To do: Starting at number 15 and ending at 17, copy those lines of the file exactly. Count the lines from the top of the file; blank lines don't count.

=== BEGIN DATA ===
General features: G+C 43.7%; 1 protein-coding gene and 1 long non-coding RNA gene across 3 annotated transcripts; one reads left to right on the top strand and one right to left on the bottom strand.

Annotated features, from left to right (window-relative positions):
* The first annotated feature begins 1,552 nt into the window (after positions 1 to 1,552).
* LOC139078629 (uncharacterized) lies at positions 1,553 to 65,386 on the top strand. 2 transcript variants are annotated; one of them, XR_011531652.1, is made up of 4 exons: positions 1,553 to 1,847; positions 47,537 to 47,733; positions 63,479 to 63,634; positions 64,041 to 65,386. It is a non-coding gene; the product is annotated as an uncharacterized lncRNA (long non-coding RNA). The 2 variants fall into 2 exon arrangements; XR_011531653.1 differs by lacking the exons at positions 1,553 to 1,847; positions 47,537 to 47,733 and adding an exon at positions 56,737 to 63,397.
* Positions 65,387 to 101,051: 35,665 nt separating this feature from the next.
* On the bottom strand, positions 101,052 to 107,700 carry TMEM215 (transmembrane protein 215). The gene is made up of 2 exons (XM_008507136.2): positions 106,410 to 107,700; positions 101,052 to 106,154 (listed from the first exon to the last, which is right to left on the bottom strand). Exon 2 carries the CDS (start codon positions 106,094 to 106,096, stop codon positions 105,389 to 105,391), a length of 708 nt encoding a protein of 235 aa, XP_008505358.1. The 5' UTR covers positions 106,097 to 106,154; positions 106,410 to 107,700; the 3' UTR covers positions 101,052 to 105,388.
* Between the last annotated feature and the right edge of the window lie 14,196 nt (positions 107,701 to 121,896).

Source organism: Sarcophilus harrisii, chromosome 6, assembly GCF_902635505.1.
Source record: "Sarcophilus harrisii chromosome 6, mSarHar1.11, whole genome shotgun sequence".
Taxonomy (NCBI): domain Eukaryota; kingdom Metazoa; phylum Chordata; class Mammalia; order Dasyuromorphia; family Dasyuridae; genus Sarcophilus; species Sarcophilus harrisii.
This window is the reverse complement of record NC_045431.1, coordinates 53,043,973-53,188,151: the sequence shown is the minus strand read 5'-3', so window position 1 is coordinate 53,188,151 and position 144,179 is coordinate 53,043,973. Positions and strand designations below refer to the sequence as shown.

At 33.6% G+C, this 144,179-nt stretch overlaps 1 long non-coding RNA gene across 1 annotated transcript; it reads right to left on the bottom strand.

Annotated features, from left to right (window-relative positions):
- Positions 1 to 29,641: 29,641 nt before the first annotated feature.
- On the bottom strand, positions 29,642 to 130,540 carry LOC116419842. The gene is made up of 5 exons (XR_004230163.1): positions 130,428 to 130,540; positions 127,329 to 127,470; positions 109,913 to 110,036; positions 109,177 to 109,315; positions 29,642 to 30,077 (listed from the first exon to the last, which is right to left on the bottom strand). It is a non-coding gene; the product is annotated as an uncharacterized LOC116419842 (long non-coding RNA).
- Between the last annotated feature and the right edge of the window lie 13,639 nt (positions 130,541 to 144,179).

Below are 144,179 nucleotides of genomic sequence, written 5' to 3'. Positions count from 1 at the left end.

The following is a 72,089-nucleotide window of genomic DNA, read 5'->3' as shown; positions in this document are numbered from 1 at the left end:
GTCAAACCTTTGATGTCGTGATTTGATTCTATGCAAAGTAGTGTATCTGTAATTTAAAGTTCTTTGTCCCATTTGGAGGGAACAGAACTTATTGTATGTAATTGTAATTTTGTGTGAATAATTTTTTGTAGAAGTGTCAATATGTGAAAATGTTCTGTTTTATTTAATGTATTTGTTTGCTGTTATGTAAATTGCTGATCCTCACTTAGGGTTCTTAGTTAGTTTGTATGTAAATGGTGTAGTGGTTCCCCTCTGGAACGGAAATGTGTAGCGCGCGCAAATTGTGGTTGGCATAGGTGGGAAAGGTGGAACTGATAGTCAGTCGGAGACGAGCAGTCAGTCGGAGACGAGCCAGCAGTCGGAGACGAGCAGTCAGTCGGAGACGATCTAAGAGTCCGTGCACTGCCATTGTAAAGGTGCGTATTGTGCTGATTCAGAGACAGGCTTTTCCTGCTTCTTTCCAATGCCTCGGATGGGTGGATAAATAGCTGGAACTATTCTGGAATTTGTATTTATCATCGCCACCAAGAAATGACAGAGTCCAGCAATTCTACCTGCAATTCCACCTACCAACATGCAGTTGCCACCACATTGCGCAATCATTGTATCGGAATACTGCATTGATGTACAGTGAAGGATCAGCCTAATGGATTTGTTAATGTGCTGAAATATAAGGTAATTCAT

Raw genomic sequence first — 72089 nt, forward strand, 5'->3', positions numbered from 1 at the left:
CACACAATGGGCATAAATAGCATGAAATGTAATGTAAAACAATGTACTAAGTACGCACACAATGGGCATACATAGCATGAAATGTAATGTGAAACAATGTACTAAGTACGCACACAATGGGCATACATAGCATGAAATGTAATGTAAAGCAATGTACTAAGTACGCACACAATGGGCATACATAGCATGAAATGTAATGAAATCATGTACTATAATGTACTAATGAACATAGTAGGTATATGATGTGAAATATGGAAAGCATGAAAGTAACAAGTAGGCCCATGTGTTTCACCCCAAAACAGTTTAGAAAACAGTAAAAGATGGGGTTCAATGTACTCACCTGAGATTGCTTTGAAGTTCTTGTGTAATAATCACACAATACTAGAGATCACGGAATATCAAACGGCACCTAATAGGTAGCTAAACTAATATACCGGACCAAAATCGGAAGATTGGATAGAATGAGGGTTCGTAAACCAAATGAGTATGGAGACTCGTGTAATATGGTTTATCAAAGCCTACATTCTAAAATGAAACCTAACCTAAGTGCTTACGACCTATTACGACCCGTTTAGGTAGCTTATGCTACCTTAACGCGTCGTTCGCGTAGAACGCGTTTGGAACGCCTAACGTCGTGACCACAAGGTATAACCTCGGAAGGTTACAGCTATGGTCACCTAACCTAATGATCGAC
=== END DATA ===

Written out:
- On the bottom strand, positions 29,642 to 130,540 carry LOC116419842. The gene is made up of 5 exons (XR_004230163.1): positions 130,428 to 130,540; positions 127,329 to 127,470; positions 109,913 to 110,036; positions 109,177 to 109,315; positions 29,642 to 30,077 (listed from the first exon to the last, which is right to left on the bottom strand). It is a non-coding gene; the product is annotated as an uncharacterized LOC116419842 (long non-coding RNA).
- Between the last annotated feature and the right edge of the window lie 13,639 nt (positions 130,541 to 144,179).

Below are 144,179 nucleotides of genomic sequence, written 5' to 3'. Positions count from 1 at the left end.